06/26/2013 03:07 pm ET Updated Aug 26, 2013

Call Me Kuchu: Documentary Review

Wednesday's historical decision by the Supreme Court to overturn the Defense of Marriage Act on the grounds that it's unconstitutional was a major victory for gay rights.

SCOTUS also let stand a lower court ruling overturning California's Prop 8, paving the way for same sex-marriage in that state.

Yet this victory needs to be worldwide, not just in the U.S. There are countries around the world that aren't even close to where we arrived at today. Which is why the documentary "Call Me Kuchu" couldn't me more timely.

Currently playing in select theaters, "Kuchu" is the battle for gay rights in Uganda, and centers around its most vocal activist, David Kato, the country's first openly gay man.

Directed by Los Angeles based filmmaker Katherine Fairfax Wright and New York based Malika Zouhali-Worrall, the film follows Kato, along with other activists, who not only battle daily persecution, but are also working to defeat a new bill being passed that calls for homosexuality to be punishable by death.

The filmmakers wanted to show a First World problem as it exists in a Third World Country. The duo assembled a diverse cast of activists, including Kato, a lesbian who suffered a "corrective" rape at a young age by a boy who saw her kissing another girl and a bishop who was expelled from the Anglican Church of Uganda because he supports the LGBT community among numerous others.

Their stories are courageous and admirable. Despite their personal suffering, they continue to forge ahead, determined to make a difference for the future LGBT community in Uganda.

What is horrifying is how archaic the attitudes towards homosexuality in Uganda really are. The filmmakers speak to an editor of a Ugandan tabloid that routinely outs gays on its front page with headlines such as "Hang Them." Three of the filmmaker's subjects find themselves in the publication as part of a story that lists the country's "Top Homos."

What's also unbelievable is how American evangelists like Scott Lively visit Uganda on a regular basis to encourage discrimination against gays, and praising the government for fighting the homosexual agenda. They even lead workshops that educate Ugandans on the evils of the gay movement.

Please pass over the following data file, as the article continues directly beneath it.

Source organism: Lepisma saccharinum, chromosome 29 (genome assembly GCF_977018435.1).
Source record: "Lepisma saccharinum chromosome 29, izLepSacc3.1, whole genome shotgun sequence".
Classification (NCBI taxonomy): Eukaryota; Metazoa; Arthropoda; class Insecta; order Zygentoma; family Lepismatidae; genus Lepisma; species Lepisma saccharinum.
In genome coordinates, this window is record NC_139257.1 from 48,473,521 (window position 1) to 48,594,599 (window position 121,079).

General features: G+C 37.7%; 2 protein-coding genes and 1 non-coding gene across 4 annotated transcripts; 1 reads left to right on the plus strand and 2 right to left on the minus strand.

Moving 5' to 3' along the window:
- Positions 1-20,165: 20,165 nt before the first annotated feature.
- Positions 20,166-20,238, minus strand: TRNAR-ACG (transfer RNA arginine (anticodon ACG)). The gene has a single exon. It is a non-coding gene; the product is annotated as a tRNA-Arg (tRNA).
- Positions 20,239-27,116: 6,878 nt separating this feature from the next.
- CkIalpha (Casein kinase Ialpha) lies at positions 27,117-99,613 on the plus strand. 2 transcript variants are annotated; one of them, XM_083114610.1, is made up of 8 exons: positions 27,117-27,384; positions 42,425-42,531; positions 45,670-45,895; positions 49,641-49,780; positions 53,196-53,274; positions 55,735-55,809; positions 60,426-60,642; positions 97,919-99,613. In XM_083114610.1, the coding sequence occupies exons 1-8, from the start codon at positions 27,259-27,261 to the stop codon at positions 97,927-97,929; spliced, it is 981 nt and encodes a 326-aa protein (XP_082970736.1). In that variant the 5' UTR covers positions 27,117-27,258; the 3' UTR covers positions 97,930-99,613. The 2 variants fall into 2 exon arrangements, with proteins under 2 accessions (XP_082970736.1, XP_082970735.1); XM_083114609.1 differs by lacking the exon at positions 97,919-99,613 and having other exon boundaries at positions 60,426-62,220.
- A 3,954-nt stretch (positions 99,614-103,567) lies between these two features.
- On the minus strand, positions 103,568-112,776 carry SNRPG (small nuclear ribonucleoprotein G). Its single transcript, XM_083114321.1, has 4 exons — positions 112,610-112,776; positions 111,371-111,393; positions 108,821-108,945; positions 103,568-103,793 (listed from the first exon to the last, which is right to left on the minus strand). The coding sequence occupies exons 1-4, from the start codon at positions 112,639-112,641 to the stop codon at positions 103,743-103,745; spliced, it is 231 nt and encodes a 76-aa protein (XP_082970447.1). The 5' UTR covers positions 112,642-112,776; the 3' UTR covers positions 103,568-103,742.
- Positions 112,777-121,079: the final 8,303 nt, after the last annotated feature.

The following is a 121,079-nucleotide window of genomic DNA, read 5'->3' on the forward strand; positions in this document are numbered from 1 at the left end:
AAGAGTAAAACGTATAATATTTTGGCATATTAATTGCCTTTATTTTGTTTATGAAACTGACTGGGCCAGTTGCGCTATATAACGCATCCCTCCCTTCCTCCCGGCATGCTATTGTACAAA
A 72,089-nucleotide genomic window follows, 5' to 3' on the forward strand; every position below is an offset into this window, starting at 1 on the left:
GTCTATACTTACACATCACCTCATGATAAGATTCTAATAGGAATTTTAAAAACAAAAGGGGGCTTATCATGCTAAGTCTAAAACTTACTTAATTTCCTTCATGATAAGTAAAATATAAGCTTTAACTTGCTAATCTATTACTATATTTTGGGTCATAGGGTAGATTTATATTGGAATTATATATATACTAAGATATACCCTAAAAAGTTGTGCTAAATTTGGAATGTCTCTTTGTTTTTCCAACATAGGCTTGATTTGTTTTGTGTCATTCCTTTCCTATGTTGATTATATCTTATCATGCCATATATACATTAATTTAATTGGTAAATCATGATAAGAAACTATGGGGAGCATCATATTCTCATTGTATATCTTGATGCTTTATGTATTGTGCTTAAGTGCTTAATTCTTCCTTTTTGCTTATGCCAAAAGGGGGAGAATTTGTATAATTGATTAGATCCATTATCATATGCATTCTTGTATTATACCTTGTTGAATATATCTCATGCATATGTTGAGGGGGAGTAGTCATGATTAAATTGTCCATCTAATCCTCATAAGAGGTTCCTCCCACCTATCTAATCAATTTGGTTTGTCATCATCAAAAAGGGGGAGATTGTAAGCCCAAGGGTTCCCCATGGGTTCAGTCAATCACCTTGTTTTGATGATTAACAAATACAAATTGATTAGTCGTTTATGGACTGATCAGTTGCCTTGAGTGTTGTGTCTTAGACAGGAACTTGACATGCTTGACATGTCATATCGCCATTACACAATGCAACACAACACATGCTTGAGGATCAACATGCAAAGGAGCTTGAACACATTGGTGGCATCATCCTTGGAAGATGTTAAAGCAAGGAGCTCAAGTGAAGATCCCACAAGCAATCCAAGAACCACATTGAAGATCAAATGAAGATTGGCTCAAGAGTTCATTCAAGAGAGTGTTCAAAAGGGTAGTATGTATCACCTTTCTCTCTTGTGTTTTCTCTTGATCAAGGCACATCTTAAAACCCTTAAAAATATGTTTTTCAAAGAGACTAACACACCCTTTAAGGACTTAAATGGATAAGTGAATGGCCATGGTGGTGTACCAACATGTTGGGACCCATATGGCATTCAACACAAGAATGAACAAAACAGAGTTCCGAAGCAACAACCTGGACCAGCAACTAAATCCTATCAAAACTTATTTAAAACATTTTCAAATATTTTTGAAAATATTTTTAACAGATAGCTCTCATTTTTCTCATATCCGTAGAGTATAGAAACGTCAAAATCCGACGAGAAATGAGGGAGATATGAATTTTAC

Kato is the glue the hold the gay community together. The filmmakers capture all sides of this man, a soft spoken person who is eloquent when he speaks of his activism, who is funny and mischievous when he is with his friends, and who late at night by himself is afraid to go to sleep because he fears something may happen to him.

Filmed of the course of a year and a half in 2010 and 2011, Fairfax Wright and Zouhali-Worrall made three extended trips to Africa to follow around their various subjects. They were present at Uganda's High Court as Kato and two other plaintiffs filed a lawsuit against the tabloid for violating their rights, and the activists meetings at the UN office of the High Commissioner for Human Rights.

Those official business matters are juxtaposed with the group's dinner parties and drag queen contests, as we see them in their homes surrounded by family and friends.

But tragedy occurs off camera when the group is hit with the news that Kato is attacked at his home and bludgeoned with a hammer. He dies on the way to the hospital, his death sparking a worldwide outcry. US President Barack Obama and US Secretary of State Hillary Clinton, the European Union and the Archbishop of Canterbury Rowan Williams are among those who condemn it.

Obviously this was an unexpected turn of events in the narrative of the documentary as their main subject matter is no longer there. Still, the filmmakers keep going, despite the mayhem and confusion that ensues. Kato's funeral, for example, not only attracts his supporters, but detractors who try to interfere, creating a confrontational event.

"Kuchu" now becomes even more important as it has become the final testimony of a courageous man who laid the foundation of LGBT activism in Uganda, and whose work continues to live on - and inspire others - to this day. It is the story of the man behind the martyr, and reminds us that as we celebrate today's landmark ruling in America, we all must continue to collectively work for gay rights until they are recognized in every country.

Call Me Kuchu is a Cinedigm release. It opened at New York's Quad Cinema on Friday, June 14, and at Los Angeles' Laemmle Music Hall on Friday, June 21. For more information on the film, go to